Washington State

Office of the Attorney General

Attorney General

Bob Ferguson


Pyramid schemes, which are an old consumer fraud device, are reappearing throughout Washington state. Based on consumer complaints, pyramid scheme operators are preying on the elderly, immigrants, church members, employees of major corporations, and even police and fire department personnel.

Although they take different guises, all classic pyramid schemes work the same. In every case the vast majority of participants end up losing everything they invest. In a pyramid scheme, only a few -- usually the con artist and a small group of accomplices who start the pyramid -- make money. They do so by convincing others to give them as much as $5,000, based upon a promise they will get even more in return.

The Gifting Club "Gotcha"

Pyramid operators benefit from the fact that on the surface, their schemes look simple. An individual is asked to contribute money, and in exchange, as new people are recruited into the scheme, money will flow back to them. But the results of pyramids are inevitable and predictable. All eventually collapse and fail.

In order for everyone to win under a pyramid scheme, the recruiting would have to go on forever. Here’s another way to think of it. If the earth’s population was 5 billion and everyone got involved in a pyramid scheme, in order for there to be 500 million winners, 4.5 billion must be losers.

Although illegal, pyramid schemes remain popular because the promise of quick, easy money lures people. Typical sales pitches try to convince people they are near the top of the pyramid. And for good reason. The following chart illustrates how difficult it is for those who are not at the top of the pyramid to expect payment.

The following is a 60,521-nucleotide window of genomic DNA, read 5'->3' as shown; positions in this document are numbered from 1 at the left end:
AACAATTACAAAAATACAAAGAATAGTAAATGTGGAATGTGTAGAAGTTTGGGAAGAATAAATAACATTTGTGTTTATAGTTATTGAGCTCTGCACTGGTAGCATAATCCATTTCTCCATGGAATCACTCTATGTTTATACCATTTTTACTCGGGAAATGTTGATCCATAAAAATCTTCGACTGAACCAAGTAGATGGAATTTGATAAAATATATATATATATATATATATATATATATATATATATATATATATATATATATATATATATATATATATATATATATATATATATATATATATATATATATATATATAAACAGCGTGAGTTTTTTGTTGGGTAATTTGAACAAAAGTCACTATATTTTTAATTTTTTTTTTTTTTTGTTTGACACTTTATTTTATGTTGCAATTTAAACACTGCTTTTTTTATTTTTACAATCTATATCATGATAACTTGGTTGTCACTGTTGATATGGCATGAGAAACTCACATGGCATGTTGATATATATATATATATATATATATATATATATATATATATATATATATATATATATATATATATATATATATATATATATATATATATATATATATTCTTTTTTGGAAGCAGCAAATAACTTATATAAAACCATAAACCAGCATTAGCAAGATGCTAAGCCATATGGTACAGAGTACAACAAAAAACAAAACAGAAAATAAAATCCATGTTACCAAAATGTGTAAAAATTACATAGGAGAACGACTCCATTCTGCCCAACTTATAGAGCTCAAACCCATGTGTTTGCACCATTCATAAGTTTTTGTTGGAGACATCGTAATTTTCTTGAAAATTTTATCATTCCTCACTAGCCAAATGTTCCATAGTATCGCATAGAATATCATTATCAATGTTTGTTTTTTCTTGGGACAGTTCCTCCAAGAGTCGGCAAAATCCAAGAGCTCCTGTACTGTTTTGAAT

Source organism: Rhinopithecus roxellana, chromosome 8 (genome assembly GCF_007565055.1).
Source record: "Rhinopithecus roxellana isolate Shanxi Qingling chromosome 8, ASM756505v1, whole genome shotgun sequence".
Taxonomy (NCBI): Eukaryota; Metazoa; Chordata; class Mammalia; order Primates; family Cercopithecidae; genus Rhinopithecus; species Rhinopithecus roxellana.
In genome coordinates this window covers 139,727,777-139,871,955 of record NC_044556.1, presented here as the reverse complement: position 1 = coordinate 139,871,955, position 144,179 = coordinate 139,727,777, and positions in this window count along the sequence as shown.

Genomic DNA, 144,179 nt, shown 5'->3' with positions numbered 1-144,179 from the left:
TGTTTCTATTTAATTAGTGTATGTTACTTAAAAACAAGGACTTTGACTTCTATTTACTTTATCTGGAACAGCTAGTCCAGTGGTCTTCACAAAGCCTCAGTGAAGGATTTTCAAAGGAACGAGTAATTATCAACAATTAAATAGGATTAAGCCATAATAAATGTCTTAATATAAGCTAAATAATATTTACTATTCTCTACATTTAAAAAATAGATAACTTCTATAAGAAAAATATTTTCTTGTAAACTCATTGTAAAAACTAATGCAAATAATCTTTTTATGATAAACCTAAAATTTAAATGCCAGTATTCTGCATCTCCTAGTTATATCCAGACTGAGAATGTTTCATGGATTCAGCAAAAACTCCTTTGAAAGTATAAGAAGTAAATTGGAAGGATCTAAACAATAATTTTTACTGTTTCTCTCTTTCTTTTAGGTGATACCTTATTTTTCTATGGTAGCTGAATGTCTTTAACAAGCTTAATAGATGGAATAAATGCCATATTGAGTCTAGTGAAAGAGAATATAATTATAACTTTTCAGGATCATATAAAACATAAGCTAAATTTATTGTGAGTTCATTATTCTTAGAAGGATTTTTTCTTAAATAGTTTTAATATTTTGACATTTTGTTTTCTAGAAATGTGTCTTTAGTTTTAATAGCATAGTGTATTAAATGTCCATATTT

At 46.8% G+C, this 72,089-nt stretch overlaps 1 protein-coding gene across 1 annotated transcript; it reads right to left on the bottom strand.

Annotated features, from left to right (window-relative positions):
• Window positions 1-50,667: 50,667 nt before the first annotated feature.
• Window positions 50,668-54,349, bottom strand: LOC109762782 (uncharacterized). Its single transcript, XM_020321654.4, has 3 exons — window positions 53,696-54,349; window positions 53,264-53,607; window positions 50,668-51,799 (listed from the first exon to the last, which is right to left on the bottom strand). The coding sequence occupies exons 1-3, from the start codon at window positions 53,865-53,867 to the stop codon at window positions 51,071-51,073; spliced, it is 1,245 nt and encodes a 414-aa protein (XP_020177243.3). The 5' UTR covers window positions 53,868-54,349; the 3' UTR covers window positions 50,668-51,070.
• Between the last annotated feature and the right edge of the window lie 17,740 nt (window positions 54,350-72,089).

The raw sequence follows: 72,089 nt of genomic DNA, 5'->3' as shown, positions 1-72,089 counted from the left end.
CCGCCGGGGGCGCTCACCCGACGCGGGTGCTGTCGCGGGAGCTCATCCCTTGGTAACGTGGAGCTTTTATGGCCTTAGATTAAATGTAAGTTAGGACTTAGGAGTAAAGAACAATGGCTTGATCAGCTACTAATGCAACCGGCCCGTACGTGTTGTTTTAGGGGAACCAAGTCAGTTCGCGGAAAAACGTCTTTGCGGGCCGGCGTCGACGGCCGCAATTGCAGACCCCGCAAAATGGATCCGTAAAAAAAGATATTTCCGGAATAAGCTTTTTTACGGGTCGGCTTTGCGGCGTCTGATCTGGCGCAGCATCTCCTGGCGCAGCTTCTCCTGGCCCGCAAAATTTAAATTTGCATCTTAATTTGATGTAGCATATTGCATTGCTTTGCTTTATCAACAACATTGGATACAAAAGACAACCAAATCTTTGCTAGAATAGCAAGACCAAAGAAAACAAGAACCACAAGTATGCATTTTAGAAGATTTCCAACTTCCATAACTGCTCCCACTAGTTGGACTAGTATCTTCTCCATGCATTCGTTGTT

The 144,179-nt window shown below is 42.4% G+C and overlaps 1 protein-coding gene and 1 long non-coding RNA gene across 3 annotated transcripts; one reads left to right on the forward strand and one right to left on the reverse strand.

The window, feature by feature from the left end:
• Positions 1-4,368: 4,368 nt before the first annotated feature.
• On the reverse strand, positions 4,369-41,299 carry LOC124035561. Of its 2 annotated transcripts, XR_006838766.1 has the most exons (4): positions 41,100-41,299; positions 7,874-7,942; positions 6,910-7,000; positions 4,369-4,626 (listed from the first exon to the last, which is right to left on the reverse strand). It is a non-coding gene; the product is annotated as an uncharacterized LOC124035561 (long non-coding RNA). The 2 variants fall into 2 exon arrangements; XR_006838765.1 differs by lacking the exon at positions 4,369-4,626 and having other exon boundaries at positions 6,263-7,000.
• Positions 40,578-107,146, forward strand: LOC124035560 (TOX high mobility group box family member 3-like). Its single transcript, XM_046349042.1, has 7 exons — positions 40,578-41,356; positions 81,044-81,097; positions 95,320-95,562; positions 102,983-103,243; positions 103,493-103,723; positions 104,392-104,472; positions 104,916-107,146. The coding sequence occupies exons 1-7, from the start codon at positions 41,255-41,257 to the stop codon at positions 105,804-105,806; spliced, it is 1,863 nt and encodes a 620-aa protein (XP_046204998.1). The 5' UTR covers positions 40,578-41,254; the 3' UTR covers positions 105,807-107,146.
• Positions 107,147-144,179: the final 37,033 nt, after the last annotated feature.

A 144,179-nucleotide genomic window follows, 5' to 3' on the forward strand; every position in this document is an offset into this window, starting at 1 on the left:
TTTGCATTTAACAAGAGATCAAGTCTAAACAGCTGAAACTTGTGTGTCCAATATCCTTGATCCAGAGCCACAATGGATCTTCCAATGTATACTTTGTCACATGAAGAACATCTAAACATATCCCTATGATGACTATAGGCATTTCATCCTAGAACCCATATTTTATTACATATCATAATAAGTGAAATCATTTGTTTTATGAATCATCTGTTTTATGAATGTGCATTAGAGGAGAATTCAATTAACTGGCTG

Pyramid Graph

Since many people know pyramids are illegal, they also need to be convinced that what they are involved in is not a pyramid scheme. As a result, pyramid schemes today are being described in different terms, such as clubs or gifting groups. Pyramid scheme operators attempt to convince people they are involved in a club to make an investment or to raise money by making "gifts" to help someone else -- like making it possible for a single mother to buy her first house.

Pyramid schemes recently have operated throughout Western Washington and in Ellensburg, Yakima and the Tri-Cities. A group called "Women Helping Women" uses female camaraderie and empowerment as a powerful hook. After losing their money, many of those who joined said they couldn’t afford to buy Christmas presents for their children or pay their bills. In Mill Creek, one scheme called the "Dinner Club" was failing and a fight broke out between two men who ended up in the hospital with fairly serious injuries.

The bottom line is this:  if it sounds too good to be true... it is!

For more information see the Consumer Protection's Illegal Pyramid Scheme page.